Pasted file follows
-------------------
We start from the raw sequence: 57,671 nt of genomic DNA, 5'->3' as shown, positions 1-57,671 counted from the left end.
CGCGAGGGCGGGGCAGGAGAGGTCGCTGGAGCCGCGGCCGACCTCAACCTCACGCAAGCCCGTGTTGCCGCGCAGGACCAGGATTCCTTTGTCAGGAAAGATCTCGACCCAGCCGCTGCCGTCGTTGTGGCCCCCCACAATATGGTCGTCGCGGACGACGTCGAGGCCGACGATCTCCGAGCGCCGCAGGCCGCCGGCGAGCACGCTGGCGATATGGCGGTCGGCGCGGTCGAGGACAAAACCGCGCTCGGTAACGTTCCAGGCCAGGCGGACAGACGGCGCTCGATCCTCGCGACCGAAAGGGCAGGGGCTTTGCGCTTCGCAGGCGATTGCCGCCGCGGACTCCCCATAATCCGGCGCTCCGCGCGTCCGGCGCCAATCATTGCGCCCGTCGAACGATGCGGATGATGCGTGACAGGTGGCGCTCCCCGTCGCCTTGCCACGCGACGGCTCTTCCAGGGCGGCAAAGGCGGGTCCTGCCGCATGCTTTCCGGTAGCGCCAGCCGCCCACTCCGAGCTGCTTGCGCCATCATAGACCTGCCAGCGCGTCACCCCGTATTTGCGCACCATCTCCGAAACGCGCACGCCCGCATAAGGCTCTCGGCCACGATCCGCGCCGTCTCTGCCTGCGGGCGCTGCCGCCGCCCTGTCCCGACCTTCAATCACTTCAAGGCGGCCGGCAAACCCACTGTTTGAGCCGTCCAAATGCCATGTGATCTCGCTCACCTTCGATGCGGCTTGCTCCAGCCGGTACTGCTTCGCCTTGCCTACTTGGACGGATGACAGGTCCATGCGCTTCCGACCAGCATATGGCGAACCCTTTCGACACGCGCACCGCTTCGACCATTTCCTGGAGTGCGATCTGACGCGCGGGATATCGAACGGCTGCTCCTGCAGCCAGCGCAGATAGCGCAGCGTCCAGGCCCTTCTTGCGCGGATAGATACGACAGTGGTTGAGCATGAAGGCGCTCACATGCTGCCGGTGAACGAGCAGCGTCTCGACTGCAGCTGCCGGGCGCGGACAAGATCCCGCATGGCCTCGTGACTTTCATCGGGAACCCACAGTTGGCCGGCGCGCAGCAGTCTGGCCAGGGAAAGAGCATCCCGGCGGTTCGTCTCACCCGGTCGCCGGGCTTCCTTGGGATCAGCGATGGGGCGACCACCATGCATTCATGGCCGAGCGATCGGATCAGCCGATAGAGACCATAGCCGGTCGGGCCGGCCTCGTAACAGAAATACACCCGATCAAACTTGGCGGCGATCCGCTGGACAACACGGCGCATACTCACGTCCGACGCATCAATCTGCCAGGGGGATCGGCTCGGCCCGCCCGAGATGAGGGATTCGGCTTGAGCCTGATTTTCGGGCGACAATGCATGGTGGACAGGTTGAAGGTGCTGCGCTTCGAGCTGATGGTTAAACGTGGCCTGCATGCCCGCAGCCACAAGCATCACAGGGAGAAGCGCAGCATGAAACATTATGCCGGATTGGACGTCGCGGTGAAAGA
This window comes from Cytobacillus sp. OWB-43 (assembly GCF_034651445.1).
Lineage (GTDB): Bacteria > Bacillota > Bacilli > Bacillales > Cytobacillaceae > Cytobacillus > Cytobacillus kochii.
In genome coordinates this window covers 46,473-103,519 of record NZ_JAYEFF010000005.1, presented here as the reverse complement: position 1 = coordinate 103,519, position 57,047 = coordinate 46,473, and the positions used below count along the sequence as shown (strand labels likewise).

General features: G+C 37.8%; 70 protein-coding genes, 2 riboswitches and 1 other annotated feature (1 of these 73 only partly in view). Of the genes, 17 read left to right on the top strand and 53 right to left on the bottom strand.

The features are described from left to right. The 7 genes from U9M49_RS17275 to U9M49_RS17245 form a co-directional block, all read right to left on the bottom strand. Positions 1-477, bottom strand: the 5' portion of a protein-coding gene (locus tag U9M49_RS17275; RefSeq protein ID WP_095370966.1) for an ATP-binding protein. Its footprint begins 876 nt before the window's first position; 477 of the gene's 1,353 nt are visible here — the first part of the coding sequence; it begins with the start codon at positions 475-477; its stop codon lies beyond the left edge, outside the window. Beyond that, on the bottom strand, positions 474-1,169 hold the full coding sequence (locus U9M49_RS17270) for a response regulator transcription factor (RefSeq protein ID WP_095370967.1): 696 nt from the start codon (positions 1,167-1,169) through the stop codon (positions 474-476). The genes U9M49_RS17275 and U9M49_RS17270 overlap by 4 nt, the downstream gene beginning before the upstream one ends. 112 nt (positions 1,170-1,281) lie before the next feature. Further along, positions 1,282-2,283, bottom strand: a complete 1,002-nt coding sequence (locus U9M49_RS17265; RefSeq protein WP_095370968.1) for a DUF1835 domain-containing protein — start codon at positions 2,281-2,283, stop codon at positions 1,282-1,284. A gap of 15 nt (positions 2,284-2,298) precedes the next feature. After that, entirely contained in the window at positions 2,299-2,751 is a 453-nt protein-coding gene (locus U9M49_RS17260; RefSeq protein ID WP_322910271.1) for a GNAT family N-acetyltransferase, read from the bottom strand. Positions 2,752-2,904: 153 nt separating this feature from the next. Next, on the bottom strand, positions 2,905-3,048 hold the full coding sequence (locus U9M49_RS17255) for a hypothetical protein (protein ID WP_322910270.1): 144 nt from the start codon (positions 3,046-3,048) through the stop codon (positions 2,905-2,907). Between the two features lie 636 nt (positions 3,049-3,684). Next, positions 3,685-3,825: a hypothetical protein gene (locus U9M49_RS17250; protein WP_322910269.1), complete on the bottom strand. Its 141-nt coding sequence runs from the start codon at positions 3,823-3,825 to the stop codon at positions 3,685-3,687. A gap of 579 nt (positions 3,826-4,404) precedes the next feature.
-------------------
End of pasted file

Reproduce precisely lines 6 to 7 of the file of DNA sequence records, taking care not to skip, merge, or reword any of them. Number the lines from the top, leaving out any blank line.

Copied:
General features: G+C 37.8%; 70 protein-coding genes, 2 riboswitches and 1 other annotated feature (1 of these 73 only partly in view). Of the genes, 17 read left to right on the top strand and 53 right to left on the bottom strand.

The features are described from left to right. The 7 genes from U9M49_RS17275 to U9M49_RS17245 form a co-directional block, all read right to left on the bottom strand. Positions 1-477, bottom strand: the 5' portion of a protein-coding gene (locus tag U9M49_RS17275; RefSeq protein ID WP_095370966.1) for an ATP-binding protein. Its footprint begins 876 nt before the window's first position; 477 of the gene's 1,353 nt are visible here — the first part of the coding sequence; it begins with the start codon at positions 475-477; its stop codon lies beyond the left edge, outside the window. Beyond that, on the bottom strand, positions 474-1,169 hold the full coding sequence (locus U9M49_RS17270) for a response regulator transcription factor (RefSeq protein ID WP_095370967.1): 696 nt from the start codon (positions 1,167-1,169) through the stop codon (positions 474-476). The genes U9M49_RS17275 and U9M49_RS17270 overlap by 4 nt, the downstream gene beginning before the upstream one ends. 112 nt (positions 1,170-1,281) lie before the next feature. Further along, positions 1,282-2,283, bottom strand: a complete 1,002-nt coding sequence (locus U9M49_RS17265; RefSeq protein WP_095370968.1) for a DUF1835 domain-containing protein — start codon at positions 2,281-2,283, stop codon at positions 1,282-1,284. A gap of 15 nt (positions 2,284-2,298) precedes the next feature. After that, entirely contained in the window at positions 2,299-2,751 is a 453-nt protein-coding gene (locus U9M49_RS17260; RefSeq protein ID WP_322910271.1) for a GNAT family N-acetyltransferase, read from the bottom strand. Positions 2,752-2,904: 153 nt separating this feature from the next. Next, on the bottom strand, positions 2,905-3,048 hold the full coding sequence (locus U9M49_RS17255) for a hypothetical protein (protein ID WP_322910270.1): 144 nt from the start codon (positions 3,046-3,048) through the stop codon (positions 2,905-2,907). Between the two features lie 636 nt (positions 3,049-3,684). Next, positions 3,685-3,825: a hypothetical protein gene (locus U9M49_RS17250; protein WP_322910269.1), complete on the bottom strand. Its 141-nt coding sequence runs from the start codon at positions 3,823-3,825 to the stop codon at positions 3,685-3,687. A gap of 579 nt (positions 3,826-4,404) precedes the next feature.